Darren Pfeiffer – a veteran beyond his years

He might only be the tender age of 27, but Darren Pfeiffer has been around the football block and back a few times.

His footballing journey has seen him on three AFL club lists, a SANFL list, a NEAFL list, and has now been appointed senior coach of the UQ Red Lions for season 2015, his second QAFL club

It has been a career plagued with shoulder complaints, but with an extremely optimistic outlook on life, Pfeiffer is ready for his next footy challenge.

It all began when he was drafted to the Adelaide Football Club with pick 17 in the 2005 AFL National draft.

After a difficult couple of years, with continual injury setbacks leading to a lack of senior opportunity, the Crows delisted him at the end of the 2007 season.

“That delisting really hit home. It probably changed me as a person a little bit, inside and outside of footy, I think I’ve matured a little bit more and I think that really improved me as a person,” Pfeiffer said.

Remaining positive on his football future, Pfeiffer didn’t drop his head or lose hope in that off-season, rewarded by being picked up by Carlton in the 2008 AFL Pre-Season draft.

He would go on to make his AFL debut that year in round 2, playing six more games before seasons end.

He was moved to the rookie list for 2009, but after a nasty shoulder dislocation, any hope of senior football was dashed.

“I had a really good pre-season at that stage, so when I went down with the shoulder that affected me a fair bit,” he said.

“I had a month off after dislocating it, and just tried to strengthen it up so I could continue to play because I was on the fringe, they’re the kind of things that you have to do.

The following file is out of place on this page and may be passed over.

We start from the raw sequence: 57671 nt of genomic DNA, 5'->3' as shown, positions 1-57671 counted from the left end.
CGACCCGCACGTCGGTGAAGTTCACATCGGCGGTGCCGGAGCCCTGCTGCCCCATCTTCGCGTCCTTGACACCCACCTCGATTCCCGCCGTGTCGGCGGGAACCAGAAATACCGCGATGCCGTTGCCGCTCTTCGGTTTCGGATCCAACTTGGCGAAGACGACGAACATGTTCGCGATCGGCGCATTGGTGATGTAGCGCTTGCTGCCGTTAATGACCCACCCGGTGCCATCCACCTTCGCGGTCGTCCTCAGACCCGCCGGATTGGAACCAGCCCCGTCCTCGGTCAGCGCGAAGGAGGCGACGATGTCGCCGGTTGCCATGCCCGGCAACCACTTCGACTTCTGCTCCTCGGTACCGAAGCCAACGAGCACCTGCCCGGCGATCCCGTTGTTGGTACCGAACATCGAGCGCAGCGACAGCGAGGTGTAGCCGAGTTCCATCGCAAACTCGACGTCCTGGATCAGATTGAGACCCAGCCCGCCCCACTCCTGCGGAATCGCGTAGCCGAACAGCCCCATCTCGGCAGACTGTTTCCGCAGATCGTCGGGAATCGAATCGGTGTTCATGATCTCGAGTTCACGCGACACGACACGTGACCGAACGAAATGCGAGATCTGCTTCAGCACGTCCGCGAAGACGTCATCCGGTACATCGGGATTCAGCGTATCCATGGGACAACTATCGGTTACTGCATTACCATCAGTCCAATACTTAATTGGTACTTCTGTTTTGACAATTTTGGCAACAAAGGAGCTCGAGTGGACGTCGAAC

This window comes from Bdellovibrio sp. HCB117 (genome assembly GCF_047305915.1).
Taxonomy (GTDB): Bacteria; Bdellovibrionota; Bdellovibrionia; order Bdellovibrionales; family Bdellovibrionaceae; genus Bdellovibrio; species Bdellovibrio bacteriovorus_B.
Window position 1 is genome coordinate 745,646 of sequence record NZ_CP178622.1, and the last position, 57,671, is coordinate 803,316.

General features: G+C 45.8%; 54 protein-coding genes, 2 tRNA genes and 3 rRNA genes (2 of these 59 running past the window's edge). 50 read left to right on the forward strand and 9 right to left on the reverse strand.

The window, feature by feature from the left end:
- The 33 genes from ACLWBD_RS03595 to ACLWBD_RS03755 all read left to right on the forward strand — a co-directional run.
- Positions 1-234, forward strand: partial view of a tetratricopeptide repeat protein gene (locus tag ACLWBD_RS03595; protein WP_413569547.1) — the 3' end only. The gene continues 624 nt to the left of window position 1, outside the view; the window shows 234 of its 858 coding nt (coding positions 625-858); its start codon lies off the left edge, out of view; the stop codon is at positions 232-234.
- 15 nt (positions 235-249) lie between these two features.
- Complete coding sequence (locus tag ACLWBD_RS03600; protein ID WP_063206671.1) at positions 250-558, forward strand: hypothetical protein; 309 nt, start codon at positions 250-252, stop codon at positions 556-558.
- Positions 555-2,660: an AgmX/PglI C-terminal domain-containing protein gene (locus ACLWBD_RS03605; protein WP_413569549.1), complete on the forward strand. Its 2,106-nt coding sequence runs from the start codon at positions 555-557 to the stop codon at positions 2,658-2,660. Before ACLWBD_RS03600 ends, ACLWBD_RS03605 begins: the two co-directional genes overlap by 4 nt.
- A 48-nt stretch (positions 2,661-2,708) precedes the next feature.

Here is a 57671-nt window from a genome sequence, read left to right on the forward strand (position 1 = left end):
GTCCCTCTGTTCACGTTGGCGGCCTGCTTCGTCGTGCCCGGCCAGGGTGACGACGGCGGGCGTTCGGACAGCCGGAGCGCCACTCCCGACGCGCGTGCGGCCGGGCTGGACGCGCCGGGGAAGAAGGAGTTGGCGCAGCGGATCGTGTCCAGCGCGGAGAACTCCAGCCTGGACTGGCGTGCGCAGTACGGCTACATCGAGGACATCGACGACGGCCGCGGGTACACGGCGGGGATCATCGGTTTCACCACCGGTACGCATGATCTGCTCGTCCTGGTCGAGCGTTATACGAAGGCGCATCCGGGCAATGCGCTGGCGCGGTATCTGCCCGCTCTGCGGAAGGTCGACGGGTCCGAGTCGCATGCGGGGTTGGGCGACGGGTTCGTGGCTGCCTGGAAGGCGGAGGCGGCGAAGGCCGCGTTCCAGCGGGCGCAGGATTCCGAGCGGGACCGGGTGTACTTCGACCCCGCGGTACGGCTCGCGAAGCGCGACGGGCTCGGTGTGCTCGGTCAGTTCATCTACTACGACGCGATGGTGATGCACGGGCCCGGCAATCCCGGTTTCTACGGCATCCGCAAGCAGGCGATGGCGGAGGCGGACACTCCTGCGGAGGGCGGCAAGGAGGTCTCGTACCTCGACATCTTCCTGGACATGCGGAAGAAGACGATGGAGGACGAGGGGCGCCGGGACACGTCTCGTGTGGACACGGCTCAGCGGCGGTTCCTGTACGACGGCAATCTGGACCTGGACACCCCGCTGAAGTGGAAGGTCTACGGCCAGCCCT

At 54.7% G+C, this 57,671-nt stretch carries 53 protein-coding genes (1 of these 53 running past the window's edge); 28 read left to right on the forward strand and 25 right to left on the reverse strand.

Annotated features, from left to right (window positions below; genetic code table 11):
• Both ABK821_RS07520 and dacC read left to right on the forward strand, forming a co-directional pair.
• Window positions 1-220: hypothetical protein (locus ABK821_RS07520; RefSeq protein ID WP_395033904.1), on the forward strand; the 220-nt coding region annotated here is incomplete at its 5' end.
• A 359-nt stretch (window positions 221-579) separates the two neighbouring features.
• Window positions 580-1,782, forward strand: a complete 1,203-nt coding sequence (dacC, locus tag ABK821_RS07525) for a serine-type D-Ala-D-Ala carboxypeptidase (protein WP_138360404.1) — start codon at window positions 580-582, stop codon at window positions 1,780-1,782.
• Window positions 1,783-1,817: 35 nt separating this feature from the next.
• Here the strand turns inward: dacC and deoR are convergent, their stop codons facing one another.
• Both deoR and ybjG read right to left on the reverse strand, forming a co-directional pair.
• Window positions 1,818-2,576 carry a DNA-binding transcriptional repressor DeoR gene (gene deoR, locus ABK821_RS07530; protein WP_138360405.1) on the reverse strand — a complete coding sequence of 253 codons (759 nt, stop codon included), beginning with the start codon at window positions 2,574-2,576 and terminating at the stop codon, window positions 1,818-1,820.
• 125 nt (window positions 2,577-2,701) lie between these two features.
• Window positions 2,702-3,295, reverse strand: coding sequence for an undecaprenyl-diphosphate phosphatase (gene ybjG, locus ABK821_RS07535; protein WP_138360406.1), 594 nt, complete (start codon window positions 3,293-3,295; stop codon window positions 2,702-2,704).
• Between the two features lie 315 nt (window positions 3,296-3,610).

“I tried to play again after a month and it went again second game back in, so I had to have the surgery and didn’t get back in until round 17.

“I think they had already made their decision by that stage, so that affected me a fair bit in terms of selection.”

After being delisted by a second club, Pfeiffer had to weigh up his playing future.

That’s when he made the move to the sunshine state.

He played the 2010 season with Southport in the QAFL, proving his worth by finishing second in the Grogan Medal.

In yet another change of location, Pfeiffer went home to Adelaide for a stint in the SANFL, still with eyes firmly on a return to AFL ranks.

Two delisting’s wouldn’t be easy to swallow, he could have easily thrown in the towel on his AFL dream, but his optimism kept him up beat, knowing he had matured from each process.

“I knew that I was still up to the level to play a role in the AFL. That’s what drove me,” Pfeiffer said.

”I just realised that it was a bit more of a job now and I knew what I had to do to be successful at the AFL level.”

After turning heads in his SANFL return, Pfeiffer found himself on the Port Adelaide rookie list for the 2012 season.

In his best year of football yet, he played 16 games for the Power, cementing a regular spot in the starting lineup despite being a rookie.